“No, I don’t want any ham, and definitely none of those nasty looking green eggs,” I told Cindy, who was taking my order and showing me the specials d’Jour. “What else you got?”
I was immediately sorry. I didn’t mean to make Cindy Lou cry. It was already bad enough for her, losing that beauty queen contest to Honey Boo Boo.
It had been a rough night in Whoville. All the townsfolk, it seemed, had hung out at the town square till past midnight, mingling and singing out-of-key Gregorian chants that sent shivers down my spine.
There ought to be a law. Glad I was just passing through.
Cindy wiped her tears and tried to smile. “Well, there’s roast Thing,” she replied.
“Is it boy or girl Thing?” I asked.
She broke down completely, then. “We’ve never been able to tell!” she blubbered and dropped the appetizer tray.
The shift manager, Sam Iam, came over to see what was the matter. “Is everything OK up in here?”
He then told Cindy, “Clean up this mess.”
“Everything’s fine,” I answered. “I just had a question about the specials.”
“Roast Thing...is it boy Thing or girl Thing? Oh, and by the way, wouldn’t it be more interesting if it were Roast Thang?”
Sam threw down his menu and grabbed my lapels, clearly over the line in terms of personal space. He replied in his best stage whisper: “Gonna let you in on a little secret. It’s neither. Our Roast Thing is lightly seasoned organically grown and overfed androgynous mesomorphs, slow roasted in a candied wine sauce.”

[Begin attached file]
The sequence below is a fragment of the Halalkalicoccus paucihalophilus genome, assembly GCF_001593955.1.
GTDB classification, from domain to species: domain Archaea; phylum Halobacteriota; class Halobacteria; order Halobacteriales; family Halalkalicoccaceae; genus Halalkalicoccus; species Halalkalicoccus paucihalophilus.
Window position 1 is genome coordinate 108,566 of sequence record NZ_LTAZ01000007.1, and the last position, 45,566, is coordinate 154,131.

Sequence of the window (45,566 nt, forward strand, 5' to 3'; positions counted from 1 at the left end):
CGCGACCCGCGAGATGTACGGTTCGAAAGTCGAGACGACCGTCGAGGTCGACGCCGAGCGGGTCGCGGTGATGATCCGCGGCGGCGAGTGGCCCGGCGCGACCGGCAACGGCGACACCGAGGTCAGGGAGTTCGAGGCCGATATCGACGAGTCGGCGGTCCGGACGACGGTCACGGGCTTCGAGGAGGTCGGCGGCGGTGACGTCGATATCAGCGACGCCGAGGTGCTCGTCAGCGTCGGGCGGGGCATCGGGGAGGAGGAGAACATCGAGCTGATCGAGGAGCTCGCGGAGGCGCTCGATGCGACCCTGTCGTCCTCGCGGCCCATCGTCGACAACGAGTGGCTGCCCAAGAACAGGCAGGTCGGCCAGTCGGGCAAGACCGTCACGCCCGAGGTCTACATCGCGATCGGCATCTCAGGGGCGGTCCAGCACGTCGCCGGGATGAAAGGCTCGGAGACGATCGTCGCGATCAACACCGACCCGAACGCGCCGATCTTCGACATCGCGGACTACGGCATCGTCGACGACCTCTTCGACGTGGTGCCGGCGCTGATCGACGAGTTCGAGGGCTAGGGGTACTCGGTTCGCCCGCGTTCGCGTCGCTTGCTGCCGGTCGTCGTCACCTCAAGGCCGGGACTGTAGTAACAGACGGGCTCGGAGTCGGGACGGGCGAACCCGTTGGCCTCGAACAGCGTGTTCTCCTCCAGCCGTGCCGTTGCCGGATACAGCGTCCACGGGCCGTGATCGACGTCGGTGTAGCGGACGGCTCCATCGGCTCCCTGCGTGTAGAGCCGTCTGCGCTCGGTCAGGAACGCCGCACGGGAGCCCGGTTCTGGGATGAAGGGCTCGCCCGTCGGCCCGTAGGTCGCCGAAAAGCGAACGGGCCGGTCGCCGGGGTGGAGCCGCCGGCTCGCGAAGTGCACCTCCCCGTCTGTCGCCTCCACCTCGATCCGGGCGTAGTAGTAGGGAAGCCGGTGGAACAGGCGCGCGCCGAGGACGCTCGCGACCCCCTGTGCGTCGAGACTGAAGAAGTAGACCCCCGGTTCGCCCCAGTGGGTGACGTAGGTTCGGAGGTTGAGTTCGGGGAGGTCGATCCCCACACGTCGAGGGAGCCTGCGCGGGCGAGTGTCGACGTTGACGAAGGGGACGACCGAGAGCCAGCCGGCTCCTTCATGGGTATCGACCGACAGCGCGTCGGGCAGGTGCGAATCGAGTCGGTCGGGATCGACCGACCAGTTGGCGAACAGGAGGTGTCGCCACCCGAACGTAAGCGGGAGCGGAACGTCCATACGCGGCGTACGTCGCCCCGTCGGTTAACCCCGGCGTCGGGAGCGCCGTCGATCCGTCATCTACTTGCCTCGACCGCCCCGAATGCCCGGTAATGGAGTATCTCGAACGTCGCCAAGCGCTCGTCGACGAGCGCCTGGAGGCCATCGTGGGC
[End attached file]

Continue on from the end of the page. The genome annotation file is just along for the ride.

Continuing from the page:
“Excellent,” I told him. “Cage free?”
He relaxed his grip. “Of course,” he replied.
I wasn’t convinced. I glanced at the menu’s Happy Hour specials.
A blue elephant strolled past the front windows.
“I heard that,” he said.
Cindy was composed now and ready to take my order.
“I’ll have the Pumpkinburger,” I told her. “Oh, and can I have it in the cheese squirting whole wheat bun?”
Sam Iam turned abruptly and went back into his office, muttering under his breath. Cindy dropped the appetizer tray again.
“I’m so sorry!” she cried.
“I love you,” I told her.
She kicked the appetizer tray and threw her arms around my neck. Her breath smelled and tasted like Bubbliscious Strawberry Splash.
“Take me with you,” she begged.
How could I say no? How often does someone get the chance to escape from Whoville? We boarded the noon train for East Hell, making plans as if we had known one another forever.
Ed Coonce is an Encinitas, California, actor, artist and published author currently compiling his third anthology, “East Hell Boulevard.” A USMC Vietnam veteran, he studied acting under Monty Silverstone, and wrote and played the lead role in Play Mountain Production’s “Sheep and Wolf,” a finalist in the Oceanside International Film Festival 2012. He is the Creative Director for Theatre Arts West, hosts East Hell Writers, a weekly creative writing group, and was the featured artist in an exhibition titled “The Art of a Writer” at the Encinitas Civic Center Gallery in 2014.